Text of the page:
As a Catholic am I supposed to endorse the immoral laws and behavior of this nation carte blanche because we live in an imperfect culture among an imperfect people? Am I to ignore my identity as Catholic – a disciple of Jesus Christ – because it offends others? Am I to remain silent to the injustice done to the most vulnerable of our society – the unborn child – because my government says it is legal to kill the baby? Am I am to accept and pretend that the redefinition of marriage and gender ideology are morally sound?
It may seem at times that our efforts do not bear fruit. We see some victories, but overall it is clear that God is granting our nation its collective desire for a false “freedom” cut off from Him. But, my friends, resistance to evil and a refusal to be assimilated is never futile!
Consider a married Catholic couple I recently met. They told me they changed their circle of friends because their friends’ immoral behavior was harmful to their family life, especially for their children. At first they tried to patiently influence their friends, but when all attempts failed, they had to decide what was best for their family.
A medical doctor I recently met abroad was being persecuted because he will not write a prescription for contraception. He is being threatened with the loss of his license and potential livelihood. After numerous failed attempts to defend his freedom of conscience, he now is forced to move his family and practice to a new country.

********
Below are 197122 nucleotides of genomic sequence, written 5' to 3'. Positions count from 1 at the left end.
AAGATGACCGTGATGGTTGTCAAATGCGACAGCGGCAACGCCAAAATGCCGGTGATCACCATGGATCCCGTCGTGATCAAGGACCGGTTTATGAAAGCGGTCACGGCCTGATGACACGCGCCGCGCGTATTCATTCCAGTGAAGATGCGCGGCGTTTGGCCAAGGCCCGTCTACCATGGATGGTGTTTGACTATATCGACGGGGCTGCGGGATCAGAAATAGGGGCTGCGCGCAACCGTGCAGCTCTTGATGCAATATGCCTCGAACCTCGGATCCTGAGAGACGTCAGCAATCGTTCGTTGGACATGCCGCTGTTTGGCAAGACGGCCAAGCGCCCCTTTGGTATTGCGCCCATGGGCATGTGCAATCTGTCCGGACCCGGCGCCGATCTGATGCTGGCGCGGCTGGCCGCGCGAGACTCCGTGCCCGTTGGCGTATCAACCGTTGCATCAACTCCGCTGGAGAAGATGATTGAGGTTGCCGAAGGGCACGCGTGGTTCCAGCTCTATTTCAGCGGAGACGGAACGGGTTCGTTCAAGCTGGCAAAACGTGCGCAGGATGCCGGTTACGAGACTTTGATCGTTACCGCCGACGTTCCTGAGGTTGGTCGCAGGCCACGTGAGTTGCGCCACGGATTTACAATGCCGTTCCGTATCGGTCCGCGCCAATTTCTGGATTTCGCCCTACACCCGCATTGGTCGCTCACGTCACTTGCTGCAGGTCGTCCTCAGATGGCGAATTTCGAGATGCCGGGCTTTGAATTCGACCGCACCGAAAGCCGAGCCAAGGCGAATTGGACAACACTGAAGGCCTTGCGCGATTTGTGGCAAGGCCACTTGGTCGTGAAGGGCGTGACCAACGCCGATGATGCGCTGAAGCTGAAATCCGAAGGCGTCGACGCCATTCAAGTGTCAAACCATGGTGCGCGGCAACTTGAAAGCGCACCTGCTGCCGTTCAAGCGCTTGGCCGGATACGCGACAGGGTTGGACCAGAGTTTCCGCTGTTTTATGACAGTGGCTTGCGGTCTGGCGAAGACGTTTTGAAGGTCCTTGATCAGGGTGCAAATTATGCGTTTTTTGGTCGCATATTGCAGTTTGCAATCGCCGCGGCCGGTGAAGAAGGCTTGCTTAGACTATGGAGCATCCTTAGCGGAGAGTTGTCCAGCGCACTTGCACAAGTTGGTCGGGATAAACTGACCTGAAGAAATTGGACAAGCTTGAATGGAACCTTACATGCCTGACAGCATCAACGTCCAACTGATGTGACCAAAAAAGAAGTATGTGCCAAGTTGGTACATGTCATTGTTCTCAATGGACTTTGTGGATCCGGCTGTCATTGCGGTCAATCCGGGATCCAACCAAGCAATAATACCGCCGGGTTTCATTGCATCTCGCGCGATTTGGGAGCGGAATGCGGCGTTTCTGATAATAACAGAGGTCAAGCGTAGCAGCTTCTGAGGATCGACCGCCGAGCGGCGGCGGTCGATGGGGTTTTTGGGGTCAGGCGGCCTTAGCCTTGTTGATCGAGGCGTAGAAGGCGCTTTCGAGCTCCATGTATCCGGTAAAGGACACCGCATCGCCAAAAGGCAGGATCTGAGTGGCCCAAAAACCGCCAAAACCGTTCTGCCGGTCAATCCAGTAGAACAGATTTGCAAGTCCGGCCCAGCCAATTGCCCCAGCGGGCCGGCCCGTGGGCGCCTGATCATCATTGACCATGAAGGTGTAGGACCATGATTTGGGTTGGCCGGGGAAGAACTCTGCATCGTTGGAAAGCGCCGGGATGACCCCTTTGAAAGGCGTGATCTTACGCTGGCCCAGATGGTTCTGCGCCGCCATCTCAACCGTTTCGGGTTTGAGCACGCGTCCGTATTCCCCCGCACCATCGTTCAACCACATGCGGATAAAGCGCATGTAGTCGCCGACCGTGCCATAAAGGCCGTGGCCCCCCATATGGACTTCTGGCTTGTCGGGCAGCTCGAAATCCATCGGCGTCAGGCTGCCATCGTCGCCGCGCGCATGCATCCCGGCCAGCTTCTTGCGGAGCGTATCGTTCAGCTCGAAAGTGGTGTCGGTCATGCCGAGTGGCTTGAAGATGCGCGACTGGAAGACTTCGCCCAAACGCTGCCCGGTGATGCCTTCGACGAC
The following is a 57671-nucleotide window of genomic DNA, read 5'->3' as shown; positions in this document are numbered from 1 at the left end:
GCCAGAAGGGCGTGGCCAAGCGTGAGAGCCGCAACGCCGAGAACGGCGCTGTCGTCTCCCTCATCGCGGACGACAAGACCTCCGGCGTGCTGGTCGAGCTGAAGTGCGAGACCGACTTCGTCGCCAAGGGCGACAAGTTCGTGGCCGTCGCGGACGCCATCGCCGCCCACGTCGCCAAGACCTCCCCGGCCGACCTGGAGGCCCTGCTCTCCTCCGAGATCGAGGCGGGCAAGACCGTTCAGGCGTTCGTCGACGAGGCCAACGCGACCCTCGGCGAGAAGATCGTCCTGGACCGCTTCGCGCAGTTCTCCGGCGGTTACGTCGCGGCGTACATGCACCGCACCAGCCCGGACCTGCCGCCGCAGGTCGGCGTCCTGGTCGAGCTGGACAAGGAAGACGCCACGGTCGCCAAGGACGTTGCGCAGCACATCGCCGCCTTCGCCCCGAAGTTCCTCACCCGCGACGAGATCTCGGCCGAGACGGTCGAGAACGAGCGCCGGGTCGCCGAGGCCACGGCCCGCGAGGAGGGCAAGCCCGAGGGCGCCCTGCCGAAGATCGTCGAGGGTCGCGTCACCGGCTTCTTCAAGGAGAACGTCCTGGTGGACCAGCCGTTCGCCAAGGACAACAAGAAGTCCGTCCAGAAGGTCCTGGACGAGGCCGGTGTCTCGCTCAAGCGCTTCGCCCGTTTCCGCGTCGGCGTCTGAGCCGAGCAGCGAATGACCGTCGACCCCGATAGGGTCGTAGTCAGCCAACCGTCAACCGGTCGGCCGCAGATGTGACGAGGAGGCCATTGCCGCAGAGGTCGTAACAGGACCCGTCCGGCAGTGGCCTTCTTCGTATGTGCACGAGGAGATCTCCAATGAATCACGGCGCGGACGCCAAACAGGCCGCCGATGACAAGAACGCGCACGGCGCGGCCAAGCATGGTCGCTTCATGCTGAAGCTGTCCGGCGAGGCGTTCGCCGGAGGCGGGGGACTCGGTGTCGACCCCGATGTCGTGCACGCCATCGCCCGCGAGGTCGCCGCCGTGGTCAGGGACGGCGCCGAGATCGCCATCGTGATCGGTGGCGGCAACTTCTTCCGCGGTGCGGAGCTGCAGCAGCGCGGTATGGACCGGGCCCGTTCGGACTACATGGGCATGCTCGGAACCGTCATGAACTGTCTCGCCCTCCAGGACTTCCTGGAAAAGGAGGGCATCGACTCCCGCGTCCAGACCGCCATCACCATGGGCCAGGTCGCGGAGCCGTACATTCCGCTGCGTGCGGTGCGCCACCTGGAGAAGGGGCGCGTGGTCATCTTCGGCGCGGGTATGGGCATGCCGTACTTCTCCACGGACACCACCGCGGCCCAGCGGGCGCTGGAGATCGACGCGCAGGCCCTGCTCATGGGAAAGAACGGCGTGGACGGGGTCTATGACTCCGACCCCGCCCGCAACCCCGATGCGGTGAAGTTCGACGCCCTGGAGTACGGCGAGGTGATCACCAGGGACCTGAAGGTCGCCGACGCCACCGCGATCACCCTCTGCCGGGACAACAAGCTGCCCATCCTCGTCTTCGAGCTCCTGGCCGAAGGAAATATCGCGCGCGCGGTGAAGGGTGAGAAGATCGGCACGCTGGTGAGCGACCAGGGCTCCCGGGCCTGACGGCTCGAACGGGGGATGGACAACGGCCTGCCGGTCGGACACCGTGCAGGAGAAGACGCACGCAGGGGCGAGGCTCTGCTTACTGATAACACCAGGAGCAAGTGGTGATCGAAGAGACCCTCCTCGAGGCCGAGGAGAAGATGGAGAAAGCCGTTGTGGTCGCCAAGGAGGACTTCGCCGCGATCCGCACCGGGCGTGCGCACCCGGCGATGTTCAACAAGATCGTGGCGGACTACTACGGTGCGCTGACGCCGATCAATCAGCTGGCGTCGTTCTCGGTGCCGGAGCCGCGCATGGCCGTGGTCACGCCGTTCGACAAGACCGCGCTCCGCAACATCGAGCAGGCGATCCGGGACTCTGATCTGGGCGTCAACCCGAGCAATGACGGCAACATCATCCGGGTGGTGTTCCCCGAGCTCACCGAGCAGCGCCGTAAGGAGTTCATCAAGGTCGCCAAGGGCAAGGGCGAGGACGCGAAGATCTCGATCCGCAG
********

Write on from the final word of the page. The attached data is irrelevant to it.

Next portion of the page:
Did this couple and the doctor make the right choices? Should the doctor have compromised — assimilated — and continued to partner with those he did not agree with because he could still do good work as a doctor — helping people in need? Should the married couple have maintained their friendship — assimilated — hoping that change would occur over time while tolerating the negative impact upon their children?
Keep watch over your manner of life, dear people, and make sure that you are indeed the Lord’s laborers. Each person should take into account what he does and consider if he is laboring in the vineyard of the Lord. – St. Gregory the Great
The command of the Lord Jesus, “You too go into my vineyard” is a universal call that echoes in every generation and is addressed to every one of us. Catholics in the US are not exempt from this duty in Christ, but as with every generation of disciples, the Lord Jesus is sending us out to the byroads and marketplaces to proclaim the Good News – Jesus is Lord and by His cross He has defeated sin and death!
We will shortly know the consequences of the elections, but no mater their outcome the task and challenge before us is clear — let us recommit ourselves to true and heroic discipleship, while at the same time defending life, family, the most vulnerable, and our Faith. Such a commitment allows God to raise people of virtue, good moral character, and skills worthy of leadership.
We have nothing to fear as long as we live and act with courage and in Faith. Resistance to evil is never futile; on the contrary, it is necessary.